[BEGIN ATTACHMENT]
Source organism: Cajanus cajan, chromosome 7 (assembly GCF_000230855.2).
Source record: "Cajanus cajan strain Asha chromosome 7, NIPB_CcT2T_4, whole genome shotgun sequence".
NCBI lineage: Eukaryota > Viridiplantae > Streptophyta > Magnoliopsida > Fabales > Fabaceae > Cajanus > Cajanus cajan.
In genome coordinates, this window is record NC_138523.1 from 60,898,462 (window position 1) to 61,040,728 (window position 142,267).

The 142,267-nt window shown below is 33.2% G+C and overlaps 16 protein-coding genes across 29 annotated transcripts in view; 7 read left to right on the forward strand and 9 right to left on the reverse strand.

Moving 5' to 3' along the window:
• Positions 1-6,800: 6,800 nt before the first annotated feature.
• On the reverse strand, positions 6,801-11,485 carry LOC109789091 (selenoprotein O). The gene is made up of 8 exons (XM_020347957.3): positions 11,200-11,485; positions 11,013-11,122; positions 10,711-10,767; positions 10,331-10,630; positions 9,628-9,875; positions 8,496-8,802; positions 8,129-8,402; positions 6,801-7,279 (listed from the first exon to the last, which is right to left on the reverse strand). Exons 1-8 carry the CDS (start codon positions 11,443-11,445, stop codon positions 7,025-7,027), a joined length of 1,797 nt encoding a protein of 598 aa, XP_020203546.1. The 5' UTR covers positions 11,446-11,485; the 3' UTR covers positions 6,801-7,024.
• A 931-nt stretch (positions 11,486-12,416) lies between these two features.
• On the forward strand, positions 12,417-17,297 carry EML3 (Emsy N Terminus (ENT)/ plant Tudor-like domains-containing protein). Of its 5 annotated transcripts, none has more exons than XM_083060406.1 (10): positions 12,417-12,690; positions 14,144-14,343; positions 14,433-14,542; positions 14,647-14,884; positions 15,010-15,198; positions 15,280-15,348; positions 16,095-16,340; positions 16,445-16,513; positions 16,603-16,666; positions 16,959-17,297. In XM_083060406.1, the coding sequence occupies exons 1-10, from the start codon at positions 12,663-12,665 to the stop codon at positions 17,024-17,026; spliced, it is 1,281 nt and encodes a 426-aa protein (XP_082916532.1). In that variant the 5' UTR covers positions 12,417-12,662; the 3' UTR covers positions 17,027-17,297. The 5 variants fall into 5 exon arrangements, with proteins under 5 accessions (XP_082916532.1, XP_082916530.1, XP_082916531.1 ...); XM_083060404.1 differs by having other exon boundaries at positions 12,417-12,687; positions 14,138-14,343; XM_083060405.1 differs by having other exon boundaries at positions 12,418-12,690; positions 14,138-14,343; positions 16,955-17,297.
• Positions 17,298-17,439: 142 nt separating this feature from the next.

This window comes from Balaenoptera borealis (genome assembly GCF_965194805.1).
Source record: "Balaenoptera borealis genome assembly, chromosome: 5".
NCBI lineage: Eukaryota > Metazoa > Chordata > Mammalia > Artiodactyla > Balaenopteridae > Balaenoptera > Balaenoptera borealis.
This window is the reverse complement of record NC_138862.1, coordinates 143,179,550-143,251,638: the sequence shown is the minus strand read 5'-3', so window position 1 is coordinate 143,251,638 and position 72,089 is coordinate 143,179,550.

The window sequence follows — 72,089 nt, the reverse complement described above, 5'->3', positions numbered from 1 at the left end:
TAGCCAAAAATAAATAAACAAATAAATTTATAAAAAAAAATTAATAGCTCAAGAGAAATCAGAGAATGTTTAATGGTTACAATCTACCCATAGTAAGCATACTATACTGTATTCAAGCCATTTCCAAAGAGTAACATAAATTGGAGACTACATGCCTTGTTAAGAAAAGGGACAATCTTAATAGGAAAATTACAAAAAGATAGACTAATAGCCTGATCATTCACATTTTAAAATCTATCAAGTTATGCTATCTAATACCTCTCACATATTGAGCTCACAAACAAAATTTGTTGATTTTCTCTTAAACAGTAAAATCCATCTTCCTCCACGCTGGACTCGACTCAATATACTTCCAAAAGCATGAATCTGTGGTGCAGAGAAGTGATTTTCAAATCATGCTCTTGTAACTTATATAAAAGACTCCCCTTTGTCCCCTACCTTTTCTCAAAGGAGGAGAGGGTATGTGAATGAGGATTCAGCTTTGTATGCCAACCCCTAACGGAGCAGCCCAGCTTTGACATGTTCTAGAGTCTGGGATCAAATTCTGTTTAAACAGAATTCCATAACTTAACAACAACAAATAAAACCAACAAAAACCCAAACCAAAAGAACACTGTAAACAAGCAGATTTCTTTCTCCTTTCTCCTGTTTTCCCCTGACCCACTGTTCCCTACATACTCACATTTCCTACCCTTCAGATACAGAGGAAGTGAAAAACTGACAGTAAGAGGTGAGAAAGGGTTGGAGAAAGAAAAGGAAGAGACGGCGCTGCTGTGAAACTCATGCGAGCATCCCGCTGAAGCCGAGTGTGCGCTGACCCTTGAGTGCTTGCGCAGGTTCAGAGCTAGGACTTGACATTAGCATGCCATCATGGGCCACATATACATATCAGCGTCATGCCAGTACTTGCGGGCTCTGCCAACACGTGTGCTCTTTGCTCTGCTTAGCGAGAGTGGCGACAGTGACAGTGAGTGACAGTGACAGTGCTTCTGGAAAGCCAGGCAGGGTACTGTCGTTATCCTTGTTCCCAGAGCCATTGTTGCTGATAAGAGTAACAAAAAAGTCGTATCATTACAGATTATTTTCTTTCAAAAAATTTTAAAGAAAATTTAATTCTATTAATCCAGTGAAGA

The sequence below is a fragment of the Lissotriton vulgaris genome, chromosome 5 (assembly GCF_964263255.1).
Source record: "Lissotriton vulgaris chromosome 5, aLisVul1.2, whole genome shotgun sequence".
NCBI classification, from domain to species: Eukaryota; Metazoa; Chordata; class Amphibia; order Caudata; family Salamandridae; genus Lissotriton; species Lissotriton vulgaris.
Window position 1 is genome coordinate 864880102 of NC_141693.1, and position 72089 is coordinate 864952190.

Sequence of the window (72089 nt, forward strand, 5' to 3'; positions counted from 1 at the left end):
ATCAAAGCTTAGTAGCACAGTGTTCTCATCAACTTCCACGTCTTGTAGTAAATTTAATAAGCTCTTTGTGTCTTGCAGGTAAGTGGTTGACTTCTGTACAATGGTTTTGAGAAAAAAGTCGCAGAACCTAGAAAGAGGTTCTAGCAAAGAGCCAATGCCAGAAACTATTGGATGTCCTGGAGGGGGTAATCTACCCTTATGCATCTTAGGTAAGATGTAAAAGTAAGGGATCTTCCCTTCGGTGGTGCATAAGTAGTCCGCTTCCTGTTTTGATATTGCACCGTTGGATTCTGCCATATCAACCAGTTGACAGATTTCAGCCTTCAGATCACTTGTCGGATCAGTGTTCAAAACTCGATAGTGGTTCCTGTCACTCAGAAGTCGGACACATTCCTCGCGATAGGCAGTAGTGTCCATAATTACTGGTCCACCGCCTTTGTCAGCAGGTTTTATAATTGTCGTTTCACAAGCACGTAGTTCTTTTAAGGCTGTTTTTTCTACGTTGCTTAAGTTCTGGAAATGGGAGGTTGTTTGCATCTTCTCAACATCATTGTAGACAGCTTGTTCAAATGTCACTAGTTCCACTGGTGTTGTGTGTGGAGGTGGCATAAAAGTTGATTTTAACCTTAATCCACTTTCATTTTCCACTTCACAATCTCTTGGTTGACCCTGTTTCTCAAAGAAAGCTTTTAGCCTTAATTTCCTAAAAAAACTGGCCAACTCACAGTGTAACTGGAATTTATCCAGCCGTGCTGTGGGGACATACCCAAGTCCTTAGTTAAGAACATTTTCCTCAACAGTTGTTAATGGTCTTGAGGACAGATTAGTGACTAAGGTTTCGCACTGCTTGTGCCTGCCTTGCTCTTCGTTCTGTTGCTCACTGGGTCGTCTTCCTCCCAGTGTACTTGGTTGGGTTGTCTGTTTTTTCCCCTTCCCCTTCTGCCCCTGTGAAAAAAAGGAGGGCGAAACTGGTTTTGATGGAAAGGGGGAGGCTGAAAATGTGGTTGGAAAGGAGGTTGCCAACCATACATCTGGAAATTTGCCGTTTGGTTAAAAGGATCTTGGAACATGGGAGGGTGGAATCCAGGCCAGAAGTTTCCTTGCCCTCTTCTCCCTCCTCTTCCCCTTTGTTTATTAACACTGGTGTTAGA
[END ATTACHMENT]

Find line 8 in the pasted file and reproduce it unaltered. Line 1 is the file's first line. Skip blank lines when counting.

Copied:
• On the reverse strand, positions 6,801-11,485 carry LOC109789091 (selenoprotein O). The gene is made up of 8 exons (XM_020347957.3): positions 11,200-11,485; positions 11,013-11,122; positions 10,711-10,767; positions 10,331-10,630; positions 9,628-9,875; positions 8,496-8,802; positions 8,129-8,402; positions 6,801-7,279 (listed from the first exon to the last, which is right to left on the reverse strand). Exons 1-8 carry the CDS (start codon positions 11,443-11,445, stop codon positions 7,025-7,027), a joined length of 1,797 nt encoding a protein of 598 aa, XP_020203546.1. The 5' UTR covers positions 11,446-11,485; the 3' UTR covers positions 6,801-7,024.